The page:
How to Grow Hollyhocks

Grow tall, beautiful hollyhocks for a striking garden display. image by cjessen:


Hollyhocks are an old-fashioned biennial favorite that fit well in flowerbeds and borders. Because of their height, many gardeners place hollyhocks along the back of flowerbeds and along fence lines for a striking display of colorful blooms. Hollyhocks will return for several successive growing seasons with proper care. Choose a sunny spot that needs some height and color and add hollyhock plants to your landscape.

Step 1

Select a growing area in full sun in the spring after the last frost. Work the soil to break up clumps of dirt and loosen it to facilitate easy growing. Add 1 inch of compost to the top of the soil and work the compost completely into the soil.

Step 2

Sprinkle the hollyhock seeds over the growing area, allowing them to stay where they fall. Keep in mind that hollyhocks can grow as tall as 6 to 8 feet, so make sure to place the hollyhocks at the back of a flowerbed or by themselves in a border along a fence. Cover the seeds with 1/8 inch of soil and water the soil gently. Keep the soil moist during the germination process and keep the plants evenly watered throughout the growing season.

Step 3

Understand that because hollyhocks are biennial flowers, they normally do not flower during the first growing season after planting from seeds. The next growing season, watch for blooms to begin in the latter half of the summer.

Step 4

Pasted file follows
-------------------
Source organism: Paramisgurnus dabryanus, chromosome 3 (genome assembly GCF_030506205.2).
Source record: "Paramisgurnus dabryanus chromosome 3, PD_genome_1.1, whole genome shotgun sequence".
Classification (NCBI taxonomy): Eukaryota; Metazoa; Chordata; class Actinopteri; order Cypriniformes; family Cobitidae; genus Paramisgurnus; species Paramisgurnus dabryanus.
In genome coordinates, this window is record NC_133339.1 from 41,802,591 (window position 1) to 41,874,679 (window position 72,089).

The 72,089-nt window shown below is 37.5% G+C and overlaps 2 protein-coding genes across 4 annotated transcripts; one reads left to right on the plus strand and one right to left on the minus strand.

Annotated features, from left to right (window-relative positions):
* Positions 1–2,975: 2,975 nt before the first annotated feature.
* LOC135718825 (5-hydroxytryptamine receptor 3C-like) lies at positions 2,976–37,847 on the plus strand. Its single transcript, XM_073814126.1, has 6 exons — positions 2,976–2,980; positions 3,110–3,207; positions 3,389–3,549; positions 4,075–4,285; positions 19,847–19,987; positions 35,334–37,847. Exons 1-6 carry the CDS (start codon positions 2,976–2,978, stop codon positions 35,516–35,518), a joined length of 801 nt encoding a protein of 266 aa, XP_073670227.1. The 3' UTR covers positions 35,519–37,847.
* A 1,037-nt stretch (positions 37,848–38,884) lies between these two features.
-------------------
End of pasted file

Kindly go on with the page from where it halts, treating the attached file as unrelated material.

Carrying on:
Trim off the stalks after blooming is finished and the seedpods are brown and opening. Take the seed pods and carefully crush them in your hands wherever you desire hollyhocks to grow next season. Pull up the stalks that are finished blooming and discard them to help prevent disease from developing over the winter months.

Step 5

Watch for a prevalent hollyhock disease called "hollyhock rust." This disease is extremely widespread among hollyhocks growing everywhere, but it can be minimized and prevented with proper care. Keep your hollyhocks healthy with a rich soil and plenty of water throughout the growing season because hollyhock rust is not as severe for healthy hollyhocks. Hollyhock rust appears as red bumps on the hollyhock leaves. Some gardeners find that spraying their hollyhock plants with lime sulfur will minimize the spread of the disease.

Things You'll Need

  • Compost
  • Spade
  • Hollyhock seeds


  • Growing Hollyhocks
Keywords: growing hollyhocks, hollyhock care, hollyhock rust

About this Author

Kathryn Hatter is a veteran home-school educator and regular contributor to "Natural News." She is an accomplished gardener, seamstress, quilter, crocheter, painter, cook, decorator and digital graphics creator and she enjoys technical and computer gadgets. Hatter's Internet publications specialize in natural health and she plans to continue her formal education in the health field, focusing on nursing.

Photo by: cjessen: